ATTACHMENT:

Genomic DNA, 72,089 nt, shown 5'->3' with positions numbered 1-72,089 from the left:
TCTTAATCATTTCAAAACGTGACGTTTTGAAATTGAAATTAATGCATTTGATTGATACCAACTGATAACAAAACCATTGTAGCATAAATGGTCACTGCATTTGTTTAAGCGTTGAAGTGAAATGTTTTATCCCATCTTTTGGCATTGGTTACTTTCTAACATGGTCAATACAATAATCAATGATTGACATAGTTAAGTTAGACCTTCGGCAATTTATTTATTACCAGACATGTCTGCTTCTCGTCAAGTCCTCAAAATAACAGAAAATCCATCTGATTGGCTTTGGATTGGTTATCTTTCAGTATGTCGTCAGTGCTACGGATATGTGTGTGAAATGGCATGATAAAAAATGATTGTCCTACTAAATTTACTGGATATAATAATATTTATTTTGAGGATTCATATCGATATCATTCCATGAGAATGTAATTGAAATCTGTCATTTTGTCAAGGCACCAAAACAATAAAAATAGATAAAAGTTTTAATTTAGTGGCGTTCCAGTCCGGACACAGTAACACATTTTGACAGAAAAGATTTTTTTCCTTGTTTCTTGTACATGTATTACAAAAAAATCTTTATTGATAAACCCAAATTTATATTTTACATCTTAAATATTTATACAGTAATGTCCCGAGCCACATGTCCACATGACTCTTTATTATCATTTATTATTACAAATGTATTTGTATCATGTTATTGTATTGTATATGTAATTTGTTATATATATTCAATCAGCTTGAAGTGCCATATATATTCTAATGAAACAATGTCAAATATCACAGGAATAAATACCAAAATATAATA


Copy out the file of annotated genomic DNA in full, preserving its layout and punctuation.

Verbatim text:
Genomic DNA, 72,089 nt, shown 5'->3' with positions numbered 1-72,089 from the left:
TCTTAATCATTTCAAAACGTGACGTTTTGAAATTGAAATTAATGCATTTGATTGATACCAACTGATAACAAAACCATTGTAGCATAAATGGTCACTGCATTTGTTTAAGCGTTGAAGTGAAATGTTTTATCCCATCTTTTGGCATTGGTTACTTTCTAACATGGTCAATACAATAATCAATGATTGACATAGTTAAGTTAGACCTTCGGCAATTTATTTATTACCAGACATGTCTGCTTCTCGTCAAGTCCTCAAAATAACAGAAAATCCATCTGATTGGCTTTGGATTGGTTATCTTTCAGTATGTCGTCAGTGCTACGGATATGTGTGTGAAATGGCATGATAAAAAATGATTGTCCTACTAAATTTACTGGATATAATAATATTTATTTTGAGGATTCATATCGATATCATTCCATGAGAATGTAATTGAAATCTGTCATTTTGTCAAGGCACCAAAACAATAAAAATAGATAAAAGTTTTAATTTAGTGGCGTTCCAGTCCGGACACAGTAACACATTTTGACAGAAAAGATTTTTTTCCTTGTTTCTTGTACATGTATTACAAAAAAATCTTTATTGATAAACCCAAATTTATATTTTACATCTTAAATATTTATACAGTAATGTCCCGAGCCACATGTCCACATGACTCTTTATTATCATTTATTATTACAAATGTATTTGTATCATGTTATTGTATTGTATATGTAATTTGTTATATATATTCAATCAGCTTGAAGTGCCATATATATTCTAATGAAACAATGTCAAATATCACAGGAATAAATACCAAAATATAATA